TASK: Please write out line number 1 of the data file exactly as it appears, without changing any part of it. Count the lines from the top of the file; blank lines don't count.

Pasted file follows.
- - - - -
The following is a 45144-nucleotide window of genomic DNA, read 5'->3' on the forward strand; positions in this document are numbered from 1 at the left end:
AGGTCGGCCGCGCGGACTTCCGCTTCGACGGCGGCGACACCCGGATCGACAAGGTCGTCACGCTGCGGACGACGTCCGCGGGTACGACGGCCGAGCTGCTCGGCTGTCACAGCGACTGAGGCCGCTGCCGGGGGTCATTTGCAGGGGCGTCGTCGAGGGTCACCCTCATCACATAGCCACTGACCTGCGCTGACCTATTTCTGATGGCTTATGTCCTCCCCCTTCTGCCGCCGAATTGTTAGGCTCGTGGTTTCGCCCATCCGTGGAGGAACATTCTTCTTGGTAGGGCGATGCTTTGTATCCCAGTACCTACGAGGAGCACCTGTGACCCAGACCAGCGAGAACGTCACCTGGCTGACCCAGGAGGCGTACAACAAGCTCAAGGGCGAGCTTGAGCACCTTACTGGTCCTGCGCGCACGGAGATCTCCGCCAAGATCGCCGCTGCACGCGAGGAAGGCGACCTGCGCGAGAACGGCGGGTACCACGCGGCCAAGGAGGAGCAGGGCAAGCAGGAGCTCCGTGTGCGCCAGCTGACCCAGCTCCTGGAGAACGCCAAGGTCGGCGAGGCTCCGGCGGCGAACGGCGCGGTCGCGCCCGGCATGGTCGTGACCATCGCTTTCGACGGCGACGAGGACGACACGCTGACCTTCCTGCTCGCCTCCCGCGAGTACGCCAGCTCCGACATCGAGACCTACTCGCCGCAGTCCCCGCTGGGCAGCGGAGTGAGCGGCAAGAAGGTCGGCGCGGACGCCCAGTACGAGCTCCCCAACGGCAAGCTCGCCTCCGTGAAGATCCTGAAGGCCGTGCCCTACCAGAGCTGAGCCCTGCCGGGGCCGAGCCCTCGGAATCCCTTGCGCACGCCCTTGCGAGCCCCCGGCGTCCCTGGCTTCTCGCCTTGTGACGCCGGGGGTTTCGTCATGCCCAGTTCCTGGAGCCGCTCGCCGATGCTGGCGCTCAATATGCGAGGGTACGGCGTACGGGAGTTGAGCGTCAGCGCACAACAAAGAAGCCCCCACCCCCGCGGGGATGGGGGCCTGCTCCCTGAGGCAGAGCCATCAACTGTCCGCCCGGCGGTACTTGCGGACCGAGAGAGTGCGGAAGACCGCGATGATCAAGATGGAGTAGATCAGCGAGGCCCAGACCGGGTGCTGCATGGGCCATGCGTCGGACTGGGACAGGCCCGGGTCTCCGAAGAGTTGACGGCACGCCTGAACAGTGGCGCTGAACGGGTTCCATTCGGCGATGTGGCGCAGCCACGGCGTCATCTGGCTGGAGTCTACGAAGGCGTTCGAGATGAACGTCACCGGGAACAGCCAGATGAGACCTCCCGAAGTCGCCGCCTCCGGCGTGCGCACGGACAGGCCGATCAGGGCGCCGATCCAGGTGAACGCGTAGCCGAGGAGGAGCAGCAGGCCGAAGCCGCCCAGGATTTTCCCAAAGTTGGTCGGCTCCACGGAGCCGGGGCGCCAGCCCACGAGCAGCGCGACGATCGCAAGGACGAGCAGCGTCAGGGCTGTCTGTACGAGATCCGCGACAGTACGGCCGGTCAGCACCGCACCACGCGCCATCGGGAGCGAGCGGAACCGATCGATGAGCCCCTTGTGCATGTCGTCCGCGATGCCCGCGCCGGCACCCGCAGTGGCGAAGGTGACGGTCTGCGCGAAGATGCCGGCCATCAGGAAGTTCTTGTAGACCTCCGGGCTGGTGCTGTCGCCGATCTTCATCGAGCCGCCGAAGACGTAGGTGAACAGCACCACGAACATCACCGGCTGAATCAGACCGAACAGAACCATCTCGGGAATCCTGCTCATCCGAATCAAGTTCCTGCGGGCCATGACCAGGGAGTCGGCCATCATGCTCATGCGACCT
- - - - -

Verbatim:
The following is a 45144-nucleotide window of genomic DNA, read 5'->3' on the forward strand; positions in this document are numbered from 1 at the left end: